Equestrian Statue of William III

This statue is in the centre of St James’ Square, SW1, London.

William III is William of Orange. He was King of England, Scotland and Ireland from 1688 to 1702. The statue was originally proposed in 1687. It was completed in 1807, which is the date on the plinth. There were a number of delays. The first commissioned sculptor, John Bacon Senior, died. The sculpture was eventually created by his son John Bacon junior.

As you see, the statue has green highlights. This is how it was. It is bronze, which is an alloy of copper and tin: tin 12% roughly. The green is verdigris: a mixture of copper compounds. Wikipedia is lyrical on the subject:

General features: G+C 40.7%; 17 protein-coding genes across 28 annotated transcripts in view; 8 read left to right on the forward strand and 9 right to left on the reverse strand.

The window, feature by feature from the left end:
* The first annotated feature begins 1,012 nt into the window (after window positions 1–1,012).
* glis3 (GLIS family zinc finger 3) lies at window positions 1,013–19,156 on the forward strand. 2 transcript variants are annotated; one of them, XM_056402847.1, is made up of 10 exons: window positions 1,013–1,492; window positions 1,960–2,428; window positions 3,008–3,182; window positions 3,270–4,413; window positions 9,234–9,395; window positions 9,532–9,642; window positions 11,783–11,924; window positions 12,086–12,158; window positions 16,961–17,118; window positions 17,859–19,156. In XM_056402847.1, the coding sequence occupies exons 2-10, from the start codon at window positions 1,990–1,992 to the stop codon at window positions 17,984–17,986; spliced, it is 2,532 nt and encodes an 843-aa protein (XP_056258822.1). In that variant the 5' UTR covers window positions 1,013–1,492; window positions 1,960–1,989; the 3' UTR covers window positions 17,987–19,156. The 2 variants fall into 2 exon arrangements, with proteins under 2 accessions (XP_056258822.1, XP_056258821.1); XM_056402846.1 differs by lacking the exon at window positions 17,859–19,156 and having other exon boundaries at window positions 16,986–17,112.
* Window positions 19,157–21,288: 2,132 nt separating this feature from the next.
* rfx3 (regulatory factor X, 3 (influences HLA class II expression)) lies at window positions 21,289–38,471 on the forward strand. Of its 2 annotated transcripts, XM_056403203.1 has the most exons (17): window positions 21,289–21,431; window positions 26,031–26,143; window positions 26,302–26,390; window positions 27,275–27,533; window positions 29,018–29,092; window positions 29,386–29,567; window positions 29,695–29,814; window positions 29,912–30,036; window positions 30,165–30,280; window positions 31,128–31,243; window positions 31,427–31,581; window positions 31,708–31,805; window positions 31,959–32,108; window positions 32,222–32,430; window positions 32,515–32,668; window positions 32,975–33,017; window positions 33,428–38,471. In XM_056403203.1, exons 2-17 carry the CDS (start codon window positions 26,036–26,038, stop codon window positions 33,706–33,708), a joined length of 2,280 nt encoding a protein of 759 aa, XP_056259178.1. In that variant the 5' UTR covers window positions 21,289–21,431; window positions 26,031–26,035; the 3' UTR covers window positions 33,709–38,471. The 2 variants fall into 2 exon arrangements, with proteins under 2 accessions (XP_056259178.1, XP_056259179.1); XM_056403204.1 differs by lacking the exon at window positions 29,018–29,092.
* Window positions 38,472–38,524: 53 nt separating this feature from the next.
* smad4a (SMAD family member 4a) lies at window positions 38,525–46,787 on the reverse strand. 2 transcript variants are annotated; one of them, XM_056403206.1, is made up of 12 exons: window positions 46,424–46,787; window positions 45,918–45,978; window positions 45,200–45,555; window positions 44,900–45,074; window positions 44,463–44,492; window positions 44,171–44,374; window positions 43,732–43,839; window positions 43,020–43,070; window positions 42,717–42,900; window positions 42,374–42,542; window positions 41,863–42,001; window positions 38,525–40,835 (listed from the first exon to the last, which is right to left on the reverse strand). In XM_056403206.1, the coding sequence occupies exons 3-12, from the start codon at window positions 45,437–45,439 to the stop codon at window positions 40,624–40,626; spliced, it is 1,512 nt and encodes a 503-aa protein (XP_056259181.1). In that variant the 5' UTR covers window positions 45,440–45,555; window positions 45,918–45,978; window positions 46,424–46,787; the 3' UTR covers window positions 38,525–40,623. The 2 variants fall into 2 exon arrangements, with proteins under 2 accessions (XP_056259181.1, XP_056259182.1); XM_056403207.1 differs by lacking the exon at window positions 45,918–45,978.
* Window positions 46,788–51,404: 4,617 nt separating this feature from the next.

“Verdigris is a variable chemical mixture of compounds, complexes and water. The primary components are copper salts of acetate, carbonate, chloride, formate, hydroxide, and sulphate…..All the components are in an ever-changing and complex reaction equilibrium that is dependent on the ambient environment.”

Wikipedia entry for verdigris

This makes it sound like a 21st century environmental art project.

Written on the plinth is: GVLIELMUS. III. And on the other side:

I.BACON.IVNR. SCVLPTR.1807

The sketch took about half an hour. Colours are mostly Phthalo Green, Prussian Blue, and Perinone orange. In Jackson Watercolour sketchbook.

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